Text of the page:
Deron Albright

30 Nov 2016

"My love and practice of cinema has revolved around my belief in its unique ability to combine the artistic, emotional, intellectual, and political."

Deron Albright (b. 1975) has been a filmmaker since 1994, with work spanning documentary, installation, poetic animation, and short- and long-form narrative. His 2005 short film, The Legend of Black Tom, played at over 25 festivals worldwide and garnered 13 awards of excellence. In 2008, he was awarded a Fulbright Senior Scholar Fellowship to Ghana, where he lived with his family for a year and filmed his first feature film, The Destiny of Lesser Animals (Sibo ne kra, Dabo ne kra). The film, which premiered in 2011 as part of the prestigious Museum of Modern Art and Film Society of Lincoln Center's New Directors/New Films program, is set in Africa. Focused on the emotional journey of its middle-class protagonist, the work avoids ubiquitous narratives of poverty, war, and starvation, which tend to provide audiences with a narrow and tragic view of the continent. It has been praised by festival audiences for its honest portrayal of contemporary life in this part of the world.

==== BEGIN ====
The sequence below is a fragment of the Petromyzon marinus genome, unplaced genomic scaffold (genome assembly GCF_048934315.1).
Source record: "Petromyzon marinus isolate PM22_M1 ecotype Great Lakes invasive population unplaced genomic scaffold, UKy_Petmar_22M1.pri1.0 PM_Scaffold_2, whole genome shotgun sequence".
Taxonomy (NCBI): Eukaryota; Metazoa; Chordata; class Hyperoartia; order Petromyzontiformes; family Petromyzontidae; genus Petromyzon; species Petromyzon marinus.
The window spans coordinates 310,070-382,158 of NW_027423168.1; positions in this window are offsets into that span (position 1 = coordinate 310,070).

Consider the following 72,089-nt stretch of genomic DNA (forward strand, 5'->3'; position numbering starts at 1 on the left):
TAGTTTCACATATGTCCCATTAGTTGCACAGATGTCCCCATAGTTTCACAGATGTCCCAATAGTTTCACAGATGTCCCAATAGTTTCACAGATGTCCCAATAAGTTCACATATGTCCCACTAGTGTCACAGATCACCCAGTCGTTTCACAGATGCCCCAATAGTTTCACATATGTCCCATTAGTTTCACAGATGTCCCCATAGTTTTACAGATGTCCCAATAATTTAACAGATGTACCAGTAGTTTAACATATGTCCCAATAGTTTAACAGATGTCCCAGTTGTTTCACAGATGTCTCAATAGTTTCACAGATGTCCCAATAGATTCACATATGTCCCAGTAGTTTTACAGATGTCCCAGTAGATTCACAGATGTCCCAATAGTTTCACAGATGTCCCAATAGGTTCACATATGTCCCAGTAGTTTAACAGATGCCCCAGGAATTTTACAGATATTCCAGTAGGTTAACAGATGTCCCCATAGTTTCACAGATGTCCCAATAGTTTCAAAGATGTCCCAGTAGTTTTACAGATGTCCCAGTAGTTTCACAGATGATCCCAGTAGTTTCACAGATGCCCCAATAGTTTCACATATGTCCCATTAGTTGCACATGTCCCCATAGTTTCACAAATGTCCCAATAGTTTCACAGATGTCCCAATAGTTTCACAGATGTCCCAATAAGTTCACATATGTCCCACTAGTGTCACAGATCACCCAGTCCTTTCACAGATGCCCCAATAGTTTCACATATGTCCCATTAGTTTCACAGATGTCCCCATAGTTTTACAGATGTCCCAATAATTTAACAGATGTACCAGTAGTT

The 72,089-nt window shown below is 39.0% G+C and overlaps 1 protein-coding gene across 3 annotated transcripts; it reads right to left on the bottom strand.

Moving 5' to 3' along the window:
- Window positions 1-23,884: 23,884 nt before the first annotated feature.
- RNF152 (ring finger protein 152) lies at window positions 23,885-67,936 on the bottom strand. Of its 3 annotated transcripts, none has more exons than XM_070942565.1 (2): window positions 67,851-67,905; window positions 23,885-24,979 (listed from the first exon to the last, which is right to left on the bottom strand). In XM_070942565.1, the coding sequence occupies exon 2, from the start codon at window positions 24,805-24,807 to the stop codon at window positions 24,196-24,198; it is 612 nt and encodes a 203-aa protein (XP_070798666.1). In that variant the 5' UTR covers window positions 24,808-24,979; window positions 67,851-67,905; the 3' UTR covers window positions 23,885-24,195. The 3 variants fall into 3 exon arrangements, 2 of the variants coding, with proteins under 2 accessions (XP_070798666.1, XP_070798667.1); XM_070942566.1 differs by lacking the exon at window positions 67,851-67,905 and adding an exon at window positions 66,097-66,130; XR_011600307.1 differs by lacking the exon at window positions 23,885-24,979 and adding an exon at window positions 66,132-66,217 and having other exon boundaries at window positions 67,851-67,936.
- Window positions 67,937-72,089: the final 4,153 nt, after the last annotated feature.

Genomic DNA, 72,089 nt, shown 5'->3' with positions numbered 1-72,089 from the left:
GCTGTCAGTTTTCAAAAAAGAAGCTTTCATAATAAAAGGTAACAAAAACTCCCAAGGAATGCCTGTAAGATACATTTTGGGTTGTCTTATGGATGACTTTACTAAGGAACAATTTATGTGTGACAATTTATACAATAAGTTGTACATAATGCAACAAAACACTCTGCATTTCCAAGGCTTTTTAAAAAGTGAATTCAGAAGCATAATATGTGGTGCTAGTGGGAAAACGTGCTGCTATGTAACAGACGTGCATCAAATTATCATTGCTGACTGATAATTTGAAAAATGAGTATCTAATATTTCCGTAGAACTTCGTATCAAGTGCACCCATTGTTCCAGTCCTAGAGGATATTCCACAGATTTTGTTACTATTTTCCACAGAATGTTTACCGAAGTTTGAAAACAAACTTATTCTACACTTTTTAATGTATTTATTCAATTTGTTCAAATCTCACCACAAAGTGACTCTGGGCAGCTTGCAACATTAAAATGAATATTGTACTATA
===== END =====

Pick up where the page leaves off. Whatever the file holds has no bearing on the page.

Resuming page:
His current works-in-progress include Invisible Son, a modern drama of immigration co-written with actor Yao B. Nunoo, which is part of the 2012 IFP Emerging Film Project. Albright is also developing Leave Worry Behind, a road movie featuring the art and music of Richard Swift from the Shins; Molineaux, a historical boxing drama based on Albright's award-winning short film "The Legend of Black Tom"; and Ceramic Flowers, a modern mash-up of The Odyssey and Ulysses, set in Las Vegas.